10 Things Before Opening Bell

April 02, 2014


Good morning! Here's what you need to know.

ADP's Private Payrolls Report. We get our first look at March jobs data today as ADP releases its employment report at 8:15 a.m. in advance of Friday's non-farm payrolls survey. Expectations are for a 195,000 increase in private payrolls from 139,000 in February. Economists are generally expecting the numbers in Friday's official report to be impressive. "While the median estimate stands at 200K -- up from 150K just one month ago -- BTIG thinks job growth could be on the order of 225K while many with whom we’re meeting have been speaking of a much stronger snapback," BTIG's Dan Greenhaus wrote in a note. "If you believe, as we do, that weather was instrumental in weighing on the economy more generally, then this number should provide evidence for just such a belief. Conversations with clients suggest we’re not alone in the “possibly stronger” camp. On that front, [today's] ADP report should be closely watched."

New China Bitcoin rules. The FT reports China is preparing a fresh crackdown on Bitcoin. "The People’s Bank of China is considering whether to order the country’s banks to close Bitcoin trading accounts, according to people familiar with the matter. If that order goes through, it would eliminate the last major remaining channel by which people in China can buy the virtual currency."

Virtu delays IPO. Michael Lewis' book on high-frequency trading continues to ripple through the market: "Virtu Financial, a high-frequency trading company, has delayed a planned US initial public offering after its bankers advised it to hold fire as this week’s publication of Flash Boys thrust the business of lightning fast trading into the spotlight," the FT wrote.

Markets. Stocks are up around the world, led by the Nikkei at 1%. Gold and silver were higher. Bitcoin prices climbed 8% to $490.  

Factory orders. The Census releases factory orders data for February at 10 a.m. Expectations are for a gain of more than 1% after a decline of 0.7% in January.

Fed speeches. Atlanta Fed President Dennis Lockhart presents in Miami at 12:30 p.m. St. Louis Fed President Jim Bullard speaks in St. Louis at 5 p.m.

Greek borrowingGreece's borrowing costs have fallen to a 2010 low of 6.4%. "Yesterday Matina Stevis at WSJ reported that Greece is getting set to return to the market with its first long-term debt issue since the bailout," BI's Joe Weisenthal writes. "Obviously the pain has been wrenching, and much of it unnecessary. More than anything, what saved Greece is what saved all of Europe: The implicit commitment by Mario Draghi (made in the summer of 2012) to backstop Eurozone governments." 

More easing in Japan? Corporate managers are skeptical the Bank of Japan can hit its 2% inflation target, meaning more easing could be in the offing. "The finding that corporate managers do not believe a 2% inflation target can be achieved in coming years should be a strong reason for additional easing," said Masamichi Adachi, economist at JPMorgan in Tokyo according to the FT.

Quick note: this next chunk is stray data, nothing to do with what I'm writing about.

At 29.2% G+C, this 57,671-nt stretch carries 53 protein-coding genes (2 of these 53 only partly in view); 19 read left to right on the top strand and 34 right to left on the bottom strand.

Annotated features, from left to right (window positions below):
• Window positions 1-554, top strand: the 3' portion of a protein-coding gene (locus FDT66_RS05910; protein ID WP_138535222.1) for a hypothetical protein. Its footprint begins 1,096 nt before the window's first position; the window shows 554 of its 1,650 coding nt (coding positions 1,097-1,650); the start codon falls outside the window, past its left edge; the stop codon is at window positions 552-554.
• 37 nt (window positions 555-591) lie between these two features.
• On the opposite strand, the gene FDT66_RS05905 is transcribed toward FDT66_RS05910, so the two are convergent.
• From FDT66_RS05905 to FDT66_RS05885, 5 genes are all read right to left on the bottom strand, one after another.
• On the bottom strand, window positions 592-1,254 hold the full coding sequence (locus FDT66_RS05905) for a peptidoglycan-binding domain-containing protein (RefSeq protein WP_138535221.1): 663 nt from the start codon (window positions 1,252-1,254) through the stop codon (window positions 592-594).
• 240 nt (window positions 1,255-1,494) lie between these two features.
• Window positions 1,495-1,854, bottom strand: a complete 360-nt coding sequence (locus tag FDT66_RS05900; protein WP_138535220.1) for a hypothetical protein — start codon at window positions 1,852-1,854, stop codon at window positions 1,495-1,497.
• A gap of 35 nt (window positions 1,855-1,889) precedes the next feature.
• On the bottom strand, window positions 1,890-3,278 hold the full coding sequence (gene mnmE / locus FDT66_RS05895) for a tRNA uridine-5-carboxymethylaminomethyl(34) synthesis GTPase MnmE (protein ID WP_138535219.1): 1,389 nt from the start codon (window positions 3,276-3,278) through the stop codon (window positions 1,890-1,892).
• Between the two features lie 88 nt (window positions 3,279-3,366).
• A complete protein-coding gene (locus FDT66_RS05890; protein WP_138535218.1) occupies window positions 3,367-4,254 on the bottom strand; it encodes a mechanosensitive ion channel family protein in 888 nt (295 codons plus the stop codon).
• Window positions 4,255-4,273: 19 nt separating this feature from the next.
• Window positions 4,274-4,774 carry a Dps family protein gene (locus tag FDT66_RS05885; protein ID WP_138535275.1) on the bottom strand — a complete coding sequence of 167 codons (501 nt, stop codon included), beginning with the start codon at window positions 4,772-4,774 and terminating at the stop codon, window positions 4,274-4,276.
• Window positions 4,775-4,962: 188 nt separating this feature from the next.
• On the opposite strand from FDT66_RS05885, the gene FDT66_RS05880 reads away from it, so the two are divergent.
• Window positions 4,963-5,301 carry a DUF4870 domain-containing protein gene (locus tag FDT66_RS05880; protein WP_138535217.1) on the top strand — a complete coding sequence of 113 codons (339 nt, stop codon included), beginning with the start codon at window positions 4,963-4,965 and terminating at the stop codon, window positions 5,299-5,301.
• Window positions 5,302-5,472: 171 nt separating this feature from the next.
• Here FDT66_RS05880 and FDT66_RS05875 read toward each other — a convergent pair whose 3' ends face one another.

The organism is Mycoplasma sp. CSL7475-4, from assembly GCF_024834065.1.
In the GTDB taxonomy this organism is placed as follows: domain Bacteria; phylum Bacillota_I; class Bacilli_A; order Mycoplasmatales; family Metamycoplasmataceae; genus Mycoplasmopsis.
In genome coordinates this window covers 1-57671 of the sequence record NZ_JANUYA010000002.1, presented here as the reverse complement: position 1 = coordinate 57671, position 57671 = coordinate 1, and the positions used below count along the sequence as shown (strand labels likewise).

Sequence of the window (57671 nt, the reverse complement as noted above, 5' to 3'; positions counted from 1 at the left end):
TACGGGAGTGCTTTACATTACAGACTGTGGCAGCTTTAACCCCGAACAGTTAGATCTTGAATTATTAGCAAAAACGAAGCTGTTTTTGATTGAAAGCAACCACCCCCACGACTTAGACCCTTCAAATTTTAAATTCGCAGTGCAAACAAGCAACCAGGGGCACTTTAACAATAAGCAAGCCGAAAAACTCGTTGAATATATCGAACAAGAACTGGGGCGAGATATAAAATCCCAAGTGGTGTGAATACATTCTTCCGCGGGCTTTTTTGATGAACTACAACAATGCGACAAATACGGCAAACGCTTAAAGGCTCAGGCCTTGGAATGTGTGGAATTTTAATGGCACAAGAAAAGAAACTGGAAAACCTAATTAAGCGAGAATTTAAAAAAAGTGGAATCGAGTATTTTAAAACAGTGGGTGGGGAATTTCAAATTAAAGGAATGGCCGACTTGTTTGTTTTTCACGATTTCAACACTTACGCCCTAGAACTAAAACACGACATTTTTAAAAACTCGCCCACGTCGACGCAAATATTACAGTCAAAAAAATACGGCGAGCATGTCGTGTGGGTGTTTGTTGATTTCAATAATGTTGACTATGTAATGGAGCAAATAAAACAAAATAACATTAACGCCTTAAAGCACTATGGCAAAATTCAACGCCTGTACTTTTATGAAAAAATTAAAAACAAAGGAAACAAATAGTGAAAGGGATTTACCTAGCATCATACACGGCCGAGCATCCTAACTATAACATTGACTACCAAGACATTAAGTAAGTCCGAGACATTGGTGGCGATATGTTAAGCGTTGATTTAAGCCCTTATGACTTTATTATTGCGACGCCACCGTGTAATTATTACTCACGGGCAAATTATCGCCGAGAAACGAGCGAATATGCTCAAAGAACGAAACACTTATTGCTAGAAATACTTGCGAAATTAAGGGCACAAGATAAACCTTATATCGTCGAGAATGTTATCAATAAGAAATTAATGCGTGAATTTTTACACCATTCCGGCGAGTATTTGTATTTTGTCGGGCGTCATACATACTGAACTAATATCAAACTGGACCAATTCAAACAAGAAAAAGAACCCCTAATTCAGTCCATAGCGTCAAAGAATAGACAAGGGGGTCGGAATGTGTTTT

Charles Keating dead. The protagonist of the '80s and '90s savings-and-loans crisis passed away aged 90. "The S. & L. debacle of the 1980s and 90s, when a thousand institutions collapsed in an implosion of reckless investments, may be a distant echo in a nation stricken by economic turmoil," the New York Times' Robert McFadden writes. "But to millions old enough to have been dragged through the mess, Mr. Keating is remembered, perhaps unjustly, as the pre-eminent villain of an era when depositors, many of them older Americans and naïve investors, lost life savings they had squirreled away in hometown thrifts they thought were safe."

#MH370 disappearance now criminal. Malaysian authorities officially classified the disappearance of flight #MH370 as criminal, but said they may never solve the mystery. "At the end of the investigations, we may not even know the real cause. We may not even know the reason for this incident," the country's police chief said.


Below is a Q&A with Jim Klinge, the head of San Diego-based Klinge Realty and the creator of, a realty blog.



BUSINESS INSIDER: What is the most underreported story in housing? 

JIM KLINGE: The health of the real estate market. We're back to peak pricing - and higher - around coastal San Diego during the toughest mortgage underwriting in the history of the world.

BI: What is the biggest change you've seen since the bust in terms of the typical buyers' profile?

JK: No change - almost all are owner-occupants.  Surprisingly, having direct access to recent sales via the internet hasn't made buyers more critical about price.  Over the last 12 months, it's been the opposite - people are paying prices that are 5% to 10% higher than recent sales.  Because they are so familiar with the values, you'd think they would be more discerning, but the fear of loss supersedes all - they just want to buy a house, and are tired of losing.

BI: What is the biggest mistake buyers are making these days?

JK: Not researching realtors.  They think we are all the same, so they just grab one.

BI: What is the biggest mistake sellers are making these days?

JK: Not researching realtors.  Many just grab the one who mails them the most propaganda.

BI: How much higher can the Sun Belt markets climb?

JK: The prime markets could easily rise another 10% to 20%, price-wise, in the next 2-3 years.  But it will be on very thin trading, which makes you question how legit it is, and whether it will sustain. 

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